This week’s Xbox LIVE Arcade release comes from developers 17-BIT and is available now on the Marketplace.
“A great warlord stands triumphant on the field of battle. Finally to be Shogun, ruler of Japan. The last of his enemies lay dying at his feet, or so he thinks…”
The story of the great general Akamoto begins in despair as he is struck down from behind, pierced with a blade that would ensure his death. Akamoto is dead, and now he thirsts for vengeance and power. He will tear his way through the afterlife to reach his goals, meeting many friends and enemies along the way. Hopefully one day becoming, the true Shogun.
Skulls of the Shogun is a turn-based RPG adventure, not like you’d think. When turn-based is mentioned, people immediately think of Final Fantasy or Pokemon – this is a whole different kettle of fish! Every move here matters as you have the whole field of battle to manoeuvre around before making your attack. Movement and positioning is just as important in this turn-based game as is attacking and counter-attacking.
You will be tasked to recruit several units along the way , all of which have different uses. Infantrymen are for the dirty up-close battles. Archers and Scouts are more of a long-range tool and can cover more ground. However, Mr. Akamoto as you might expect from being the center of the story is the most important of all. If he dies, everything ends and it literally is game over. So protection of your most valuable asset is key here. There are additionally a bevy of things to take into account when taking to the battlefield in this game. Defensive barriers can be boosted by moving your units closer together to form a “spirit wall”. There’s the consuming of your enemies’ skulls. This will give you health boosts. Positioning, such as hiding behind certain obstacles can affect your foe’s chance of a successful attack. The best part about learning to utilise all of these painstaking tactics, is that akin to the old Mega Man games, you won’t even realise that the game has been teaching you how to play the game, just by playing the game. The tutorials are craftily hidden beneath story development in a way that almost fools you into thinking you hadn’t been playing a tutorial.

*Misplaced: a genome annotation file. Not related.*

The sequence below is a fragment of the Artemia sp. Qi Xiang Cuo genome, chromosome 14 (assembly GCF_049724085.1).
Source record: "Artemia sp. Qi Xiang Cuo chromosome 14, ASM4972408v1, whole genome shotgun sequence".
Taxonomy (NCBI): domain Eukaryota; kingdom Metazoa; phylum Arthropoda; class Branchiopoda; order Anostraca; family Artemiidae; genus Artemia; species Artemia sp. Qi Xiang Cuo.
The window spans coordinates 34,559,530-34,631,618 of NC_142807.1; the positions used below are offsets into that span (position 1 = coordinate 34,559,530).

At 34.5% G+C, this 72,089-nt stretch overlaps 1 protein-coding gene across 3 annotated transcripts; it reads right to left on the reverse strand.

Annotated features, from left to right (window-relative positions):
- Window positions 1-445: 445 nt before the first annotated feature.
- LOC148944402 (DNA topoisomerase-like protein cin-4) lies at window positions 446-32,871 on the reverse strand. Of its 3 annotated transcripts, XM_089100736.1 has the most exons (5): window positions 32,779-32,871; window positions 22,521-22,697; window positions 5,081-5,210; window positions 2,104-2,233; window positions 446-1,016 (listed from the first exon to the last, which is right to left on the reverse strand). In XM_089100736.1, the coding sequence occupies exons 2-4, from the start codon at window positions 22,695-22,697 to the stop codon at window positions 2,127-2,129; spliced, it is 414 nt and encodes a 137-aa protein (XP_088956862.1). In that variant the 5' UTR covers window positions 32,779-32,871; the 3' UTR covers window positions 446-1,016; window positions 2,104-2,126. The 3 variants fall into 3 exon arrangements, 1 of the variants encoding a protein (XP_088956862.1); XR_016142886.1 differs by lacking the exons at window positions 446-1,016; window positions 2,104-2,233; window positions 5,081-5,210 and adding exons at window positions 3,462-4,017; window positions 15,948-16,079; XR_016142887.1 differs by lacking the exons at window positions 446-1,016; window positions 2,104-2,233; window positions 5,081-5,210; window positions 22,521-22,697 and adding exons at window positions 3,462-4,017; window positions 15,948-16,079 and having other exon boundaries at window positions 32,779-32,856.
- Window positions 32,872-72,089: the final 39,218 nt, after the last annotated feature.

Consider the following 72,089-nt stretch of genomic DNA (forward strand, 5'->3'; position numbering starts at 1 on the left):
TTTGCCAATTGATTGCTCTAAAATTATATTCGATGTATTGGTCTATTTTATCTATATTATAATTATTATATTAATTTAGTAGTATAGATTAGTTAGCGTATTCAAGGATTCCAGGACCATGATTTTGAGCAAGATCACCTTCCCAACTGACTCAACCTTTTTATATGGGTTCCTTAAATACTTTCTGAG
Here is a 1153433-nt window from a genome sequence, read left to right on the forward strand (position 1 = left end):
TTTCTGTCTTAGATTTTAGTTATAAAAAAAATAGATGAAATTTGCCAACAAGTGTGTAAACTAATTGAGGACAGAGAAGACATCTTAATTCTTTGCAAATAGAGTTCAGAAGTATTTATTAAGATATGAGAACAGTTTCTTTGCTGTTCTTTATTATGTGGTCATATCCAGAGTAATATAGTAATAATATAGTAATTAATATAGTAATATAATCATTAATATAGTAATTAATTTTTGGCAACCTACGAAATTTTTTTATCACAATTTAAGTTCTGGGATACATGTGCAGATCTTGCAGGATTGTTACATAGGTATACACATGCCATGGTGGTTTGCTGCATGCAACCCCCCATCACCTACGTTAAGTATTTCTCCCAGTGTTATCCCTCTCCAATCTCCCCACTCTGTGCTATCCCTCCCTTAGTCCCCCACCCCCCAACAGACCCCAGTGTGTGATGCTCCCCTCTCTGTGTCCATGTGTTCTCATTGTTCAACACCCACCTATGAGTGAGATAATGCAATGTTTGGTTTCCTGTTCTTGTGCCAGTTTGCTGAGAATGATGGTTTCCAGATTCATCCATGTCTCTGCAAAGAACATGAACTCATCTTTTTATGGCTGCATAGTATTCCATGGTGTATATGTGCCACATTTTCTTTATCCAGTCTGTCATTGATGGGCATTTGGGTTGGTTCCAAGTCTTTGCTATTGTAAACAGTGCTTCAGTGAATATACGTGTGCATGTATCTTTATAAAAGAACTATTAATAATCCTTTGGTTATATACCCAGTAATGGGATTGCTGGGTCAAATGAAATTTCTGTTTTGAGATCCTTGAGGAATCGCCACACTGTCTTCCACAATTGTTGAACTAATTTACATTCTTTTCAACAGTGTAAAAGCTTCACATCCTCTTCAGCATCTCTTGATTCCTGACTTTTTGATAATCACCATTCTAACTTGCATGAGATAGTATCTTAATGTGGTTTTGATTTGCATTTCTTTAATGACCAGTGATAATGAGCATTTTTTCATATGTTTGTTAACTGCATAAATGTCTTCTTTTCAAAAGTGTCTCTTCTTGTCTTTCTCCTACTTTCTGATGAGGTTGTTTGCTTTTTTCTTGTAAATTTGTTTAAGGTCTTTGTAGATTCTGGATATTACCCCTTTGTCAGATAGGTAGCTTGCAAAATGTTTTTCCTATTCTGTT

The dialogue in Skulls of the Shogun is pretty damn funny. I wouldn’t be surprised if the Penny Arcade games were a source of inspiration at all. Although the story is very basic, the witty conversational pieces more than make up for it. You’ll find yourself loving the game more and more, wishing that there was dialogue after every turn.
Once you have familiarised yourself with the gameplay, the user interface becomes second nature. The game is very well crafted in that you can clearly tell how much HP all of your units have at any one point without having to create a fuss. The accessibility is astounding, with each new development being catered to you right on the screen.
Speaking of the screen, graphically this game is beautiful. It’s like a unique blend of Saturday morning anime cartoon and Newgrounds’ Castle Crashers style of animation, and a pop-out comic book all in one. The background blends well with the characters and the levels are wonderfully designed to create a dark and moody ambience.
Online multiplayer is also a key element to the longevity of the title. In multiplayer, you can choose to play Deathmatch or Team Deathmatch with up to four players. This is definitely a game of wits rather than brute force. The smarter attack will always beat the quickest. So taking your time with each move and thinking about every step you take is definitely a must. There are several maps to choose from, and you can play locally, online or even cross-platform. Yup, you can take the battle to any Windows Phone, tablet or Windows 8 PC. Cross-platform integration is not something that has been successful since Shadowrun, and Skulls of the Shogun just might have achieved that very feat. Allowing the devices to connect with one another is definitely a coup for this ingenious game.
The only area that the game falters in is that it might not be “hardcore” enough for dedicated strategists. If a point were made that it caters to casual players, there wouldn’t be much to object to that statement. However, this could serve as an excellent gateway game into a whole new untapped genre for thousands of gamers. Everybody has to start somewhere.
Overall, Skulls of the Shogun is a game that shows huge promise. The game is very easily accessible, the menus are completely fuss-free, you could play the game by yourself and with friends over and over again, there are plenty of multiplayer options for you and others to enjoy across a range of devices. Lest we forget, it’s damn funny, eye-catchingly pretty, and just an all-out good strategy game.
17-BIT look to be an up and coming studio. This game will do nothing but increase their reputation.